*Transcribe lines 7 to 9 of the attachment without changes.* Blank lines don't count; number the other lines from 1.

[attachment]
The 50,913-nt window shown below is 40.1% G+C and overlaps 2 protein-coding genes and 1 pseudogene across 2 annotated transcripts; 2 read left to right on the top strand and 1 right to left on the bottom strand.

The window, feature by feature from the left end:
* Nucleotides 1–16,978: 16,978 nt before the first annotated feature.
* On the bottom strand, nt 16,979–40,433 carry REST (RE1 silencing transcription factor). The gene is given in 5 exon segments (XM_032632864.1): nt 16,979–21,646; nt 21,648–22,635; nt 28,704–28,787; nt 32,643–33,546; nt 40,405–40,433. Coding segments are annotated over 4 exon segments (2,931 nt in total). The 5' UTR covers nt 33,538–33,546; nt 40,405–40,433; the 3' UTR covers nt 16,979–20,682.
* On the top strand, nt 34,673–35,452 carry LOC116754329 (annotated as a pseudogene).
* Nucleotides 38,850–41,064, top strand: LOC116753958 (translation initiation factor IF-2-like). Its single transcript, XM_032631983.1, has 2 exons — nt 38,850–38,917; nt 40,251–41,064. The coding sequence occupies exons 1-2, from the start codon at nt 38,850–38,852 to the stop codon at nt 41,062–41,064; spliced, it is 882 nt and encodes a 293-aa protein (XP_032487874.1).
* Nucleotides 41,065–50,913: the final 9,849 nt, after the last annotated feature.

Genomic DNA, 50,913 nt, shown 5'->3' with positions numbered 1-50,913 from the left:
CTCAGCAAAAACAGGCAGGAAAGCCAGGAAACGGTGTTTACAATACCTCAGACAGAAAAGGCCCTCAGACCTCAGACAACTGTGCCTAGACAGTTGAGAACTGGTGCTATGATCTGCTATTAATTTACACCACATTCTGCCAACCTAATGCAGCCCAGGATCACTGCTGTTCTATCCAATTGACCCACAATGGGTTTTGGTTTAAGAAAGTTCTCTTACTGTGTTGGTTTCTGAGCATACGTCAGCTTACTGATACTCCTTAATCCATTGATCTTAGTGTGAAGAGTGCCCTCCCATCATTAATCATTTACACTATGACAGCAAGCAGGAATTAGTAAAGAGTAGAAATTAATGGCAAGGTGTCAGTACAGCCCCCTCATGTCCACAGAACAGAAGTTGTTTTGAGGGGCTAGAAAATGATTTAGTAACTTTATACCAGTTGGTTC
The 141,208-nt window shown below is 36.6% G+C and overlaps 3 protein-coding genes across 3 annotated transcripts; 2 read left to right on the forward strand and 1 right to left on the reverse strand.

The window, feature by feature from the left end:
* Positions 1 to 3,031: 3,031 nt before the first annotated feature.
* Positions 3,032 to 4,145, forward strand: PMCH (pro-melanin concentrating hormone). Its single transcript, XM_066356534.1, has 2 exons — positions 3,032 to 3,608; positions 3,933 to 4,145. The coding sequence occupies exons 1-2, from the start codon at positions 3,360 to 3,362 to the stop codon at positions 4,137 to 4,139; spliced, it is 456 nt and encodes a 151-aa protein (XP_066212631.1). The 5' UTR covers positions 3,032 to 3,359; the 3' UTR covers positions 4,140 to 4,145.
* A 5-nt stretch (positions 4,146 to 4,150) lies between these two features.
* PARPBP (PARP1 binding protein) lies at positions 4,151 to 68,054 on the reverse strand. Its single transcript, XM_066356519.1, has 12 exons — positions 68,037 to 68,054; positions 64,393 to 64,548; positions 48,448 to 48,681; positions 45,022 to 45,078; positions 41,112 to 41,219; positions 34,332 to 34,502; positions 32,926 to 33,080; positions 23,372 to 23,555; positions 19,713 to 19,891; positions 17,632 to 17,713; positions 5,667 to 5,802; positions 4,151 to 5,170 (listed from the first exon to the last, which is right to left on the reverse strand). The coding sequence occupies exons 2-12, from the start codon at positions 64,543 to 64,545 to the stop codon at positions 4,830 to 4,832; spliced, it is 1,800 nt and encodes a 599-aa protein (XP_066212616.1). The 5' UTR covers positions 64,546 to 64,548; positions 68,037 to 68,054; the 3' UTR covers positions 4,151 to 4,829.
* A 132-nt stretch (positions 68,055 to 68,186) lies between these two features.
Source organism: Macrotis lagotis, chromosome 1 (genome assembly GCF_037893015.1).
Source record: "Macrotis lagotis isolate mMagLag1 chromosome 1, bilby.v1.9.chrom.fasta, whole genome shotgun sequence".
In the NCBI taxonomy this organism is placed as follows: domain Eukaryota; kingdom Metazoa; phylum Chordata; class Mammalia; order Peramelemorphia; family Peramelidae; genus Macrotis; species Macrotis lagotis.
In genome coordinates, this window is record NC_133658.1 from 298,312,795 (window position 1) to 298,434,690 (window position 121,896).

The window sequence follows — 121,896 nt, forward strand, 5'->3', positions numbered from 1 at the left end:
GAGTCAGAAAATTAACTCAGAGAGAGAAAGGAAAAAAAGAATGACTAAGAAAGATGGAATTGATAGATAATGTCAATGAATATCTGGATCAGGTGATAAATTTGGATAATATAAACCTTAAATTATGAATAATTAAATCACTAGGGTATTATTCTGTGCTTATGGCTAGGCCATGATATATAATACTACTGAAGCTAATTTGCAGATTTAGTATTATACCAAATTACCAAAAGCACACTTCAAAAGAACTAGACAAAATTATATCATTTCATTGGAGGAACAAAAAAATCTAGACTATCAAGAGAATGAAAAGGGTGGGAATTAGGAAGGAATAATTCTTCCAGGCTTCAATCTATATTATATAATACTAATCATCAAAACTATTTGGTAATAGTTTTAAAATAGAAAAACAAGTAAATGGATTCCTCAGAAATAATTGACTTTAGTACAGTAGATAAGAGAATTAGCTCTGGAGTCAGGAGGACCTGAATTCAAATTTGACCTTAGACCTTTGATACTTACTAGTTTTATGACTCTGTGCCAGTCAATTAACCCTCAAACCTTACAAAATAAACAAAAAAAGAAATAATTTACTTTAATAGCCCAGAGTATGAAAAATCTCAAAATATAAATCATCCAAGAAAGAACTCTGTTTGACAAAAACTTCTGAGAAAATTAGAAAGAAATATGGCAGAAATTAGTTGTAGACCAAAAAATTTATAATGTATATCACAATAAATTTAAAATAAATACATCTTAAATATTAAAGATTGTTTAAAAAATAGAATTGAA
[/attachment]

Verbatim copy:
* Nucleotides 41,065–50,913: the final 9,849 nt, after the last annotated feature.

Genomic DNA, 50,913 nt, shown 5'->3' with positions numbered 1-50,913 from the left:
CTCAGCAAAAACAGGCAGGAAAGCCAGGAAACGGTGTTTACAATACCTCAGACAGAAAAGGCCCTCAGACCTCAGACAACTGTGCCTAGACAGTTGAGAACTGGTGCTATGATCTGCTATTAATTTACACCACATTCTGCCAACCTAATGCAGCCCAGGATCACTGCTGTTCTATCCAATTGACCCACAATGGGTTTTGGTTTAAGAAAGTTCTCTTACTGTGTTGGTTTCTGAGCATACGTCAGCTTACTGATACTCCTTAATCCATTGATCTTAGTGTGAAGAGTGCCCTCCCATCATTAATCATTTACACTATGACAGCAAGCAGGAATTAGTAAAGAGTAGAAATTAATGGCAAGGTGTCAGTACAGCCCCCTCATGTCCACAGAACAGAAGTTGTTTTGAGGGGCTAGAAAATGATTTAGTAACTTTATACCAGTTGGTTC